The Black Rock Desert arts festival better known as Burning Man wraps up this weekend with the ritual torching of several major art pieces. Reno Public Radio's Julia Ritchey takes us behind the scenes of one of these soon-to-be incinerated exhibits.
In the weeks leading up to Burning Man, a busy crew of 25 people worked around the clock, sanding wooden lotus-shaped petals and putting the finishing touches on a piece of artwork called the Mazu Temple.
Mazu is a deity, and she is a goddess of sea farers and travelers."
That's Charlie Nguyen, the art director of the project. He says Mazu is particularly significant to his own family.
"Personally, my mother escaped Vietnam shortly after the war and she's my mom's patron saint," says Nguyen. "My mom tried to escape Vietnam a couple of times, and finally, by the good graces of what she says Mazu did, ended up in America."
His project is one of more than 80 art installations now peppering the dusty playa.
The artwork itself is 50 feet wide by 42 feet tall and surrounded by 108 lanterns that mimic the Buddhist rosary.
The temple would typically sit on piers over the water, but instead is perched on the alkaline sands of the Black Rock Desert with ground lighting effects resembling water.
Most of the work for Mazu took place at an industrial arts workshop called The Generator in Sparks.
"What we wanted to do is incorporate the things that we as a collective group found really exciting about Burning Man," says Nguyen. "So we have eight fire-breathing dragons, we have Chinese divination ... we also have a resident poet that has written 60 different poems with coordinates to the city."
Projects like this, he says, take a lot of money and time to execute. They held two Kickstarter campaigns and partnered with an arts collective in Taiwan called the Dream Community, which financed the majority of the six-figure sculpture.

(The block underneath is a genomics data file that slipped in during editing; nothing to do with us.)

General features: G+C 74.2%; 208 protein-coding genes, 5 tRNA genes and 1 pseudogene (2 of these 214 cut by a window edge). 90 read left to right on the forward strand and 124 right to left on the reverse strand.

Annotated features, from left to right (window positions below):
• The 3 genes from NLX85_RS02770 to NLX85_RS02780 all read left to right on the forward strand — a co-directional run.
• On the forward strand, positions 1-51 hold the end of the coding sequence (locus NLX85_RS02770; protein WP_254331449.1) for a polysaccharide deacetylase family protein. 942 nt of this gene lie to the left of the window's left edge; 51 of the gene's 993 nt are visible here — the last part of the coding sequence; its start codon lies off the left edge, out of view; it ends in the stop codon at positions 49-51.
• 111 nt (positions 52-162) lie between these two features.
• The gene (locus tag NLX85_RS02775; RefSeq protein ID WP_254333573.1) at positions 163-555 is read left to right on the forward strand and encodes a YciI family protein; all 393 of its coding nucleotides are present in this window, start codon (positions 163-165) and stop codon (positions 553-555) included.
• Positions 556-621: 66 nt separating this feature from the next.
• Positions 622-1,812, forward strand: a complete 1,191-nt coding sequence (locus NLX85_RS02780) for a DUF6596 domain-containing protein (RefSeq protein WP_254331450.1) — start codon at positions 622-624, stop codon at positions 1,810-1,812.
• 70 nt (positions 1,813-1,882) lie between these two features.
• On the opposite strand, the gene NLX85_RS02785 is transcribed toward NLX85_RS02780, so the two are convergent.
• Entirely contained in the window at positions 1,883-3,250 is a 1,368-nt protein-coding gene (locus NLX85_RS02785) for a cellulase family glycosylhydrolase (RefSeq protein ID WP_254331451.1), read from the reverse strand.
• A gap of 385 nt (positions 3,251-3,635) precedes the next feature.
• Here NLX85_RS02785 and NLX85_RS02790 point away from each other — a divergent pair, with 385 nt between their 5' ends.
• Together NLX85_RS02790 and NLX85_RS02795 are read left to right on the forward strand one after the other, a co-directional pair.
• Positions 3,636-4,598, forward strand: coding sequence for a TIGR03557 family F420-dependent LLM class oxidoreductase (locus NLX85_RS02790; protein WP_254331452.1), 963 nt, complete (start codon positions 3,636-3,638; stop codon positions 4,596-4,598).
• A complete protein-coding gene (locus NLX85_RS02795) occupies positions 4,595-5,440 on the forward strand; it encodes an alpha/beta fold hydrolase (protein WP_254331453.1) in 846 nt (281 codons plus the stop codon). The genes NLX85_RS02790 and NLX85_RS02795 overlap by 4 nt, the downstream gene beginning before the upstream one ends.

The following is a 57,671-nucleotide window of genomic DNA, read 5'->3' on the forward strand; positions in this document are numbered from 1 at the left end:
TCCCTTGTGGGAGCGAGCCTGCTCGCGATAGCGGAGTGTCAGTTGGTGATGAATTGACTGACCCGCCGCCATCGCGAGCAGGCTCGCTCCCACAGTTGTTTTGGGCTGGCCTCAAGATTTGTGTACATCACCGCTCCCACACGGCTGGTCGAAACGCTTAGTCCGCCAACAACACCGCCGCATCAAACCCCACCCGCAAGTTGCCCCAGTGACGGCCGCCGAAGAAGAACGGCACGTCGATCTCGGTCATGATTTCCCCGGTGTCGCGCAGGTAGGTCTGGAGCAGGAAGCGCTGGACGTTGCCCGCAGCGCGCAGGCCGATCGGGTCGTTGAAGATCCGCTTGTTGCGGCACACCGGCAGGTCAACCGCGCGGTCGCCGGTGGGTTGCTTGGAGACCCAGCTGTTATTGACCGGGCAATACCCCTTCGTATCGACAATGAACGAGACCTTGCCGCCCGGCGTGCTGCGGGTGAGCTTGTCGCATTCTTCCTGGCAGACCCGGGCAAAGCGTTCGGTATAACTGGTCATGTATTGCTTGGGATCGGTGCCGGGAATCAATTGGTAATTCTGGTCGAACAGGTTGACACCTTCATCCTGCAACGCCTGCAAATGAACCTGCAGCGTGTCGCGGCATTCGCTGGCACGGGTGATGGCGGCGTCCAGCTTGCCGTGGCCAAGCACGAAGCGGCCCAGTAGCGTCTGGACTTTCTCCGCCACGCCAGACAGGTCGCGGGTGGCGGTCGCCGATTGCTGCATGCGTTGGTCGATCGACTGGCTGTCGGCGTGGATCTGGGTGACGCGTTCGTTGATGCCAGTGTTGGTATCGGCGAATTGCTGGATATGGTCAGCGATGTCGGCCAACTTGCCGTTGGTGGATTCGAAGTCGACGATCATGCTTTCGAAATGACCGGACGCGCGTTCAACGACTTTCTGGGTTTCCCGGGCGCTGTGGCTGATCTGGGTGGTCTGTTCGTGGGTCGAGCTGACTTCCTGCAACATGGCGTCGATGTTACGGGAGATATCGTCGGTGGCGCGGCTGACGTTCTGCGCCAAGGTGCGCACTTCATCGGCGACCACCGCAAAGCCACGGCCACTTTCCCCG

About 40 Taiwanese people from the collective actually traveled to Burning Man this week, bringing with them traditional costumes to participate in temple performances and parades.
"I think it's really crazy that their first experience of America is Burning Man," says Nguyen.
The idea for the temple first came from Nathan Parker, the project leader. He says Mazu temples are found all over Taiwan and play a central role in their spiritual traditions.
He says he hopes viewers see the art as respectful of Eastern culture.
"One of the key differences between cultural appropriation and bringing something in that shares culture in a meaningful way is the level of detail and the attribution of that detail," says Parker.
On Friday, of course, all that attention to detail will go up in smoke. Their temple is one of the first projects to be set on fire to mark the end of the week-long festivities.
"This marks right now at about nine months since I've been working on this," says Parker. "It's sort of my art baby. To see it come from a concept to an actual thing on the playa — to watch the sun rise over the entrance gate — that will make it all worth it to me."
After the temple gets toasted, Nguyen and Parker say, it's back to the blank canvas. They’ll be sticking around Reno to start planning their next big project.